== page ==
FUNERAL HISTORY OF ELSIE GALE FOSTER
Given at her funeral on August 30, 1982
By her son, Gary Foster, in the Pine Ward

It was not difficult gathering the historical information on my mother because her family has heeded the council of the prophet and recorded their families memories and spiritual experiences in written form for later generations to enjoy. The difficulty I now feel is being able to express her message of love for the Gospel of Jesus Christ to you and be able to control my own emotions.

Elsie Gale Foster entered this life as the tenth child in a family of eleven children on June 10, 1918. She gained her experiences in life from her association with two families, the Gales and the Fosters.

Her story really began in the Pre-Existence prior to her birth wherein she eagerly accepted the opportunity for mortality with all its associated pains and trials. During her 64 years on Earth she came to fully understand the reality of her decision as sickness and illness s were to be her constant companions. Yet her faith in her Heavenly Father and his plan for her gave her comfort and direction. She kept the faith ......

Exactly 100 years before her own birth or 3 generations, her great grandfather was born in Box Wilts, England. This is where the story of Elsie Gale Foster really begins.  Her great grandfather, Henry Gale, at the age of 16 sailed from England to Australia to farm, raise sheep and eventually to own a mercantile store. It was here that he and his wife first heard the Mormon Missionaries tell of the restored Church of Jesus Christ in America. He and his wife were converted and sailed for America in 1853. The voyage took nine weeks to cross the Pacific Ocean and arrive in San Pedro, California with their 5 children.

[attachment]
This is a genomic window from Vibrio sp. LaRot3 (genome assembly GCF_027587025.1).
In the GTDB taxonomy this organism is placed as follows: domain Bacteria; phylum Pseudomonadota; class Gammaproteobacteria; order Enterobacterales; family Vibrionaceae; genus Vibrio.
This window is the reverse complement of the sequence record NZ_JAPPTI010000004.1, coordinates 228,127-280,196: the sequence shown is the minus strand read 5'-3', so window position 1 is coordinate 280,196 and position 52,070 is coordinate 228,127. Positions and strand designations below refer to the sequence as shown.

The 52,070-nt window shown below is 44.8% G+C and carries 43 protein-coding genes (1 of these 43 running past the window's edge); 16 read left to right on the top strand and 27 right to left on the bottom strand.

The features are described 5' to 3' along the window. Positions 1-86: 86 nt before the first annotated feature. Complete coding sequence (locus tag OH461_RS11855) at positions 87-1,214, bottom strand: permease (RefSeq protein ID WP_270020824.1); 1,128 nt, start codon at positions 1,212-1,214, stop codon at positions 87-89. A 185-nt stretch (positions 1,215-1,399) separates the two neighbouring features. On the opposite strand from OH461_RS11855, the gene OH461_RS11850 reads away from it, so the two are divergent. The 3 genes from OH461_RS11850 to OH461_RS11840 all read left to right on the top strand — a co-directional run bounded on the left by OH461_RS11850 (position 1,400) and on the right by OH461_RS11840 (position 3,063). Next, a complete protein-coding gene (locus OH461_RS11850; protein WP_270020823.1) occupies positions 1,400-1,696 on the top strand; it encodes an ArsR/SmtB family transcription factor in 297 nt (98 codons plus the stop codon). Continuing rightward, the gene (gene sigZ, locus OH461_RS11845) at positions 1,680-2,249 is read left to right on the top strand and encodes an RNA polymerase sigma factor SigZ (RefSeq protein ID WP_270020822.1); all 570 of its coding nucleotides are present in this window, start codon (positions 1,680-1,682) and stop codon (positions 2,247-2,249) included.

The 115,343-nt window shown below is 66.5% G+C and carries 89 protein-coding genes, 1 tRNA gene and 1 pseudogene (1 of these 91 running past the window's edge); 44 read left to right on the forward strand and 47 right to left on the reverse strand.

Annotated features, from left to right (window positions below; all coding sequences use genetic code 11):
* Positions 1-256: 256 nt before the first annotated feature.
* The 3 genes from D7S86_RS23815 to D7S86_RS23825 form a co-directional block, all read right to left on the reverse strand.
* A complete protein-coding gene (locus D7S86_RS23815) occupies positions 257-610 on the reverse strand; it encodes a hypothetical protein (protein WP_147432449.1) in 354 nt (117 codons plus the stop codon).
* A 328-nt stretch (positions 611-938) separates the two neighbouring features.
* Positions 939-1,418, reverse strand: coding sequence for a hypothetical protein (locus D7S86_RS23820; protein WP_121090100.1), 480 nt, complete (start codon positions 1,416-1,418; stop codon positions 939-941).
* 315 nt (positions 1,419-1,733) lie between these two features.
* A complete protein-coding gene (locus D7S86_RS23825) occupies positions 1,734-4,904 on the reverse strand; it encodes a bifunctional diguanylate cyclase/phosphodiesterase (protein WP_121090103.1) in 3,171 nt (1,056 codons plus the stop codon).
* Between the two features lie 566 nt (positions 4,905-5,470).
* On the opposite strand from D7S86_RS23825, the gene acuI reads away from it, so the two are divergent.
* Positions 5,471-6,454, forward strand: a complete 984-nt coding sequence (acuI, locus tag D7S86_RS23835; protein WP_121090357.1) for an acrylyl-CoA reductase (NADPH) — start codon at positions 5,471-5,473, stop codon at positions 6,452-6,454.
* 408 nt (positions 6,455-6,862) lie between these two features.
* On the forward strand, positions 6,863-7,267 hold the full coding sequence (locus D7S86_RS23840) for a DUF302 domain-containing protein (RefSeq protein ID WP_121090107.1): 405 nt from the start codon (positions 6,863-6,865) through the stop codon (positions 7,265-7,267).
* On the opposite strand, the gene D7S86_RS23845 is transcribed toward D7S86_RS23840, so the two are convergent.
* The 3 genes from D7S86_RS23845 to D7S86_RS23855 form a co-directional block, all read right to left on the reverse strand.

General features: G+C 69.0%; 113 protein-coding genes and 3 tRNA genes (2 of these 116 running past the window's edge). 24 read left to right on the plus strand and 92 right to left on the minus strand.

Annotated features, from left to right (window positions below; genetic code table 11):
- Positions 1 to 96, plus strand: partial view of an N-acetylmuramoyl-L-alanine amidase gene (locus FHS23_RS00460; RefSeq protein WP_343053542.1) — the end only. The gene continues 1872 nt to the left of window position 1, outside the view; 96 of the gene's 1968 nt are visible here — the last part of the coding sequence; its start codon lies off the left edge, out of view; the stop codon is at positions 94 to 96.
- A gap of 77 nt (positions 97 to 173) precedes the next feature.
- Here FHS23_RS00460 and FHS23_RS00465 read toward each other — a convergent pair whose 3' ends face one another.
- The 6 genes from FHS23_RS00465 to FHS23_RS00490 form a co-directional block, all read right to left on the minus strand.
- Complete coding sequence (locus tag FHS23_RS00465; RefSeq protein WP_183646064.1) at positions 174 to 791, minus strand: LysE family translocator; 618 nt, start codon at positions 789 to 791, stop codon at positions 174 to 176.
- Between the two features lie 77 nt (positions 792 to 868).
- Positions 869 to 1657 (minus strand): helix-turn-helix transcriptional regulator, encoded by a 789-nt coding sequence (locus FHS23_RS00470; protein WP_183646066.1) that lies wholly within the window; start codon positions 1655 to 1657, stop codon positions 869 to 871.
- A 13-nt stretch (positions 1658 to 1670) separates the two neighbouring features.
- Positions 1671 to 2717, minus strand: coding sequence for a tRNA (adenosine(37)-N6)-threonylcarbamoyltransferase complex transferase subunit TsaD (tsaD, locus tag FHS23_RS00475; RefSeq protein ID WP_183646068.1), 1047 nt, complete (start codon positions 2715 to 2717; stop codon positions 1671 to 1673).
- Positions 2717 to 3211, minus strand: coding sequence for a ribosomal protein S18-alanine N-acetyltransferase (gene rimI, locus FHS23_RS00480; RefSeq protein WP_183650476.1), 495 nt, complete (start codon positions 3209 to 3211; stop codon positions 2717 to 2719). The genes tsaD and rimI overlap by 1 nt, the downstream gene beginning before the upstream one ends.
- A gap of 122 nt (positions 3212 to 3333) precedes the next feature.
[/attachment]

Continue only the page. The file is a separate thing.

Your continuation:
One of those children, James Gale, at the time age 6, was to become Elsie s grandfather. James was raised in Beaver, Utah and was called by the Church to help transport pioneers across the plains with wagons and oxen teams from Nebraska to Salt Lake City, Utah.

James Gale married Sarah Ann Thompson in 1868 and four children later loaded his family in a covered wagon and moved them to a place now called Snowflake, Arizona. Three of the kids in the wagon were girls and the boy was to become Elsie's father, George Gale.

Years later James Gale moved his entire family to Pima, Arizona and later he homesteaded land in Franklin, Arizona. He had two families to provide for and 22 children. He was always active in the Church, holding the position of Sunday School Superintendent for many years. He played the violin with much gusto and talent, tapping his foot to the rhythm.

His son, George Henry Gale, learned to work hard in those early days in the hot Arizona sun. He was shorter than his father and had a sturdy build. His eyes were as blue as the Arizona sky and expressed kindness and love. His skin was tanned by the desert sun in his outdoor work. His greatest concerns were for his family.

George Gale worked very hard to provide for his eleven Children and yet took the time to enjoy and play with them. His family had "Family Home Evening" before the Church made it world wide.  Elsie's father would be the game organizer. Charades was one of the favorite games of the children. He even made up a game called, Pinchy, Pokey, Flatty, Fisty, Cutty, Cow, Cow, Cow.  Even the grandchildren play it today.